Sunday, December 09, 2018

Olivia Hooker first African American woman to serve in the U.S. Coast Guard laid to rest

The first African-American woman to serve in the U.S. Coast Guard and one of the last survivors of a race riot in Oklahoma has been laid to rest with military honors.

A funeral was held Wednesday in White Plains, New York, for Olivia Hooker. She was 103 years old when she died on Nov. 21.

The Coast Guard says Hooker enlisted in the Coast Guard Women's Reserve in 1945 and rose to the rank of yeoman second class before her discharge in 1946.

Hooker also survived one of the worst race riots in U.S. history. She was 6 years old in 1921 when the late-spring riot destroyed much of a Tulsa neighborhood that had been known as "Black Wall Street."

Hooker was a psychologist and a professor of psychology at Fordham University, where she retired at age 87 in 2002.


Saturday, December 08, 2018

100-year-old Tuskegee Airman, Wilfred Defour found dead in Harlem home

Wilfred DeFour, a member of the Tuskegee Airmen — an all-black squadron of World War II pilots that inspired African-Americans across the country — died in his Harlem home Saturday. He was 100.

DeFour was an aircraft technician for the famed squad, which got its name from the group’s training facility in Tuskegee, Ala.

During World War II, the pilots ran missions over North Africa, Sicily, and Italy. DeFour painted the tails of the aircraft from which the squadron drew its “Red Tails” nickname.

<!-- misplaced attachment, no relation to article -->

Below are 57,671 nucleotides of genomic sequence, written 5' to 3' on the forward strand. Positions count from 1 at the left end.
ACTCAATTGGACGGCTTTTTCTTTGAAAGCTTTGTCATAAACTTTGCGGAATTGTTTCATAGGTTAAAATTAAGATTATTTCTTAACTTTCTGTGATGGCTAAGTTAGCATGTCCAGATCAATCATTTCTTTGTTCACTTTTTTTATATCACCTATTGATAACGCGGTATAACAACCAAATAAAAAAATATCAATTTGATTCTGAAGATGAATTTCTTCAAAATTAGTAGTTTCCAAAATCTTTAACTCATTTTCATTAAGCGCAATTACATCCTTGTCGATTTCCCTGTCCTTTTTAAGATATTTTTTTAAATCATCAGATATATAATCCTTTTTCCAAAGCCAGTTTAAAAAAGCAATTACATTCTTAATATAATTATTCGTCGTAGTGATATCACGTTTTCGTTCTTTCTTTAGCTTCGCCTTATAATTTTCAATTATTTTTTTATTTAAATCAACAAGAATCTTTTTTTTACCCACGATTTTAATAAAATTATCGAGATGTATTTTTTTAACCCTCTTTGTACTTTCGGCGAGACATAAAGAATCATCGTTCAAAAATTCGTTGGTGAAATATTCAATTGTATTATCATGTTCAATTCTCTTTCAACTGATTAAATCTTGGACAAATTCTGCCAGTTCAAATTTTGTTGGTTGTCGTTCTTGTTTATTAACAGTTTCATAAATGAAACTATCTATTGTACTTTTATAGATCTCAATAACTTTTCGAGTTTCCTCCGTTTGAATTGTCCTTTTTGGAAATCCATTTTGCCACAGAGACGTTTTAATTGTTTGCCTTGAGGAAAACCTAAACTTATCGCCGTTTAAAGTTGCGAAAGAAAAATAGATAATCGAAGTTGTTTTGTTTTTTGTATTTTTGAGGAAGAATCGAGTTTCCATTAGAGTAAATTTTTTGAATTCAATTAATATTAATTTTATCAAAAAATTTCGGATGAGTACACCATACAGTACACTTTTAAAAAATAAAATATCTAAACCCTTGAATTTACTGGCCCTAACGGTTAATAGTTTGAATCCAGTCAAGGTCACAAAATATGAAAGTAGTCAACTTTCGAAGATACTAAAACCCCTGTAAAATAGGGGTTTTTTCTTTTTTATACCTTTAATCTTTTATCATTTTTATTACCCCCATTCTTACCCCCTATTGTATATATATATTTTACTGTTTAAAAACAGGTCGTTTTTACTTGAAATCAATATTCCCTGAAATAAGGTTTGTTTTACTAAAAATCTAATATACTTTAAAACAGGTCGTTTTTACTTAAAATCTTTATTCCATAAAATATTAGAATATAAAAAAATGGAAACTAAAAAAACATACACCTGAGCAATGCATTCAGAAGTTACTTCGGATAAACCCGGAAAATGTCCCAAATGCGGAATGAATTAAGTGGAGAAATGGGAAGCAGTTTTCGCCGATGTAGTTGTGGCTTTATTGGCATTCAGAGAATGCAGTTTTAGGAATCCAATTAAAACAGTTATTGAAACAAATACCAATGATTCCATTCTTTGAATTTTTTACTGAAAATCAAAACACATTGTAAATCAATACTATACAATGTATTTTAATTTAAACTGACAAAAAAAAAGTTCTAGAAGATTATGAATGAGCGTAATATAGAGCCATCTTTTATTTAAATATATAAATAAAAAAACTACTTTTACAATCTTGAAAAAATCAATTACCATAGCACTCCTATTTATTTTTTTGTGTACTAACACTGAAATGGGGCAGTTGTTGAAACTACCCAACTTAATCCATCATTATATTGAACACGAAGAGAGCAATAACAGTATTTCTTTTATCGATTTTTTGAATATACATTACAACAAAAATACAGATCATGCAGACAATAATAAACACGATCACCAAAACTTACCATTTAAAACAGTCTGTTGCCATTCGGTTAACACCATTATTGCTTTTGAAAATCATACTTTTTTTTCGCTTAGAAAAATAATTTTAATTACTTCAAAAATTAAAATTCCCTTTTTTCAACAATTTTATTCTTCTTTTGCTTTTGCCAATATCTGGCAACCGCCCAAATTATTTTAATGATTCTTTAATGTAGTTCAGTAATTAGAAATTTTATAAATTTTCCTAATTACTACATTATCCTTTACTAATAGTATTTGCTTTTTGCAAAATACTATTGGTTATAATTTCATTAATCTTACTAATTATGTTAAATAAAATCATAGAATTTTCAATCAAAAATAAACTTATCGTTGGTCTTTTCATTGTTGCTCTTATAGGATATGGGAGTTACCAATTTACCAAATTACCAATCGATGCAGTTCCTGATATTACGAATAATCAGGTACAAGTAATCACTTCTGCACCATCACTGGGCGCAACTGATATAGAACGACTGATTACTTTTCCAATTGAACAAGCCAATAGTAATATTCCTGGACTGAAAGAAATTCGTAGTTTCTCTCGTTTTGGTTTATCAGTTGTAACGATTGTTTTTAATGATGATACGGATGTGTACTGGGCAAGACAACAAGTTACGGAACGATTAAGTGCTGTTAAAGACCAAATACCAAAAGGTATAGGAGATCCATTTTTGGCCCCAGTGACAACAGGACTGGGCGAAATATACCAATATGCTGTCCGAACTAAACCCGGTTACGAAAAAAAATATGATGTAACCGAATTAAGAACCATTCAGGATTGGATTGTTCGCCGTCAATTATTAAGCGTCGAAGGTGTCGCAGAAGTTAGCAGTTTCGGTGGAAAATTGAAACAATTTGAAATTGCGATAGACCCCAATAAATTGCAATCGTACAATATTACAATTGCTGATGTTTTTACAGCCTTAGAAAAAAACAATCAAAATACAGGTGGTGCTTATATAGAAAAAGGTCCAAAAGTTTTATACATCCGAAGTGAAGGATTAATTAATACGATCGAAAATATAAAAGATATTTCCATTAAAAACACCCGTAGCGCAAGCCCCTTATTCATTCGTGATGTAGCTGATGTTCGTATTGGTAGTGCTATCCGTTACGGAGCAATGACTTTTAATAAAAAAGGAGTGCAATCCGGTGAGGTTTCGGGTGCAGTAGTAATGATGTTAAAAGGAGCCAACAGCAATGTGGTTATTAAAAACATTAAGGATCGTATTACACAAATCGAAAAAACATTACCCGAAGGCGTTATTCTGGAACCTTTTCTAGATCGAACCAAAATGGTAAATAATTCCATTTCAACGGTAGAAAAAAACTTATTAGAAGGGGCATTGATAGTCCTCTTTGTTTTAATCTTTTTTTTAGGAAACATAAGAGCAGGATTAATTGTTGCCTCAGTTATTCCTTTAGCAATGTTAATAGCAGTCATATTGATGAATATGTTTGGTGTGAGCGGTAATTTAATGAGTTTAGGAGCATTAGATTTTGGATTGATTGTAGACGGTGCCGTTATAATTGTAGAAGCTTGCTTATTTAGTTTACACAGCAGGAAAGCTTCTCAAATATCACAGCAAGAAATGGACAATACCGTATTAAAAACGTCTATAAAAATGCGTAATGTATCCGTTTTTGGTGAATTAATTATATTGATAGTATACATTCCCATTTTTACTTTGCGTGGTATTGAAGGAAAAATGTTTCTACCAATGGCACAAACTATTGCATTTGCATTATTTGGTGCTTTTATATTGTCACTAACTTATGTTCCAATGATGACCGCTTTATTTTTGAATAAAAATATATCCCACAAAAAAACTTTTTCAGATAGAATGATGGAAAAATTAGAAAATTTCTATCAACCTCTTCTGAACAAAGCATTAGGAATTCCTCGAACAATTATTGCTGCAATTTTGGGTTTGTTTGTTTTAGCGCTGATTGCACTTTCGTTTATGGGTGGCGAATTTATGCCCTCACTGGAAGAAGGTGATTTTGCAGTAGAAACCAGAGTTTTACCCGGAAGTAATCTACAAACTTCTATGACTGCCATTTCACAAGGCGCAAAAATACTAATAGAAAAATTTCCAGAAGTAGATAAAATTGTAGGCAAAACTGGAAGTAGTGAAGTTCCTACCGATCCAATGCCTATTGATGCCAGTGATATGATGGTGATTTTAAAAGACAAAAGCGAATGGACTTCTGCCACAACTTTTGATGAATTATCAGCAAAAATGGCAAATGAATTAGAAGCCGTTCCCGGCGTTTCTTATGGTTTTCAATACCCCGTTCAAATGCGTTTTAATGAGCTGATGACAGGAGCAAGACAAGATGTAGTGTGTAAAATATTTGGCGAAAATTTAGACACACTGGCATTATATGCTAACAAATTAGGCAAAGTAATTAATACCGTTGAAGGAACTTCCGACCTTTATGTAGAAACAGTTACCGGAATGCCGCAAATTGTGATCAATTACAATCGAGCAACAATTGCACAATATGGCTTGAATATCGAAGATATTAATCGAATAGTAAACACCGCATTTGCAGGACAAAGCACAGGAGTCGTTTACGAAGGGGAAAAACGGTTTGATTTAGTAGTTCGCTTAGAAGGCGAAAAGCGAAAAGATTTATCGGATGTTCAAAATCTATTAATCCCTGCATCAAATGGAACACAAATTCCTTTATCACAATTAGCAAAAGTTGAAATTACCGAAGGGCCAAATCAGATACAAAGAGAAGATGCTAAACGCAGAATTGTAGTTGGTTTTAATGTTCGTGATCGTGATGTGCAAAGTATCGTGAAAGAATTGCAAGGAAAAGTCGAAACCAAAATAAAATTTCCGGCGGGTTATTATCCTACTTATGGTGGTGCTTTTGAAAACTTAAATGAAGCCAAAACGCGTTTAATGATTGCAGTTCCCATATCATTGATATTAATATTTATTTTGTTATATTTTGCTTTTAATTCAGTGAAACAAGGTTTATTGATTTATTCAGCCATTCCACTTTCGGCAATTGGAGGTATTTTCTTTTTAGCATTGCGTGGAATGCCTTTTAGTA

Just last month, DeFour was honored as a post office on Macombs Place in Harlem was renamed the Tuskegee Airmen Post Office Building.

DeFour worked as a postal employee for more than 30 years after his military service.

"We didn't know we were making history at the time,” DeFour, said during the renaming ceremony. “We were just doing our job."

Counting all pilots and support staff — from the mechanics to the cooks — roughly 20,000 men were part of what is considered the “Tuskegee experience.”

As of 2015, some 600 were still alive, according to the Tuskegee Airmen National History Museum in Detroit.


Thursday, December 06, 2018

Black Panther, Blackkklansman, and If Beale Street Could Talk nominated for Golden Globe best picture award

By George L. Cook II AfricanAmericanReports.Com

Nominations for the 76th annual Golden Globe Awards were announced on Thursday morning show live from the Beverly Hilton Hotel.

Three films with black directors and predominantly black cast were nominated in the Golden Globes Best Picture-Drama category. Those three films are Black Panther (directed by Ryan Coogler) , Blackkklansman (directed by Spike Lee), and If Beale Street Could Talk (directed by Barry Jenkins).

Blackkklansman received three other nominations. The film was also nominated for best director (Spike Lee) best actor (John David Washington) and best-supporting actor (Adam Driver).

If Beale Street Could Talk also had Regina King nominated in the Best Actress in a Supporting Role in any Motion Picture and Barry Jenkins for Best Screenplay-Motion Picture (“If Beale Street Could Talk”)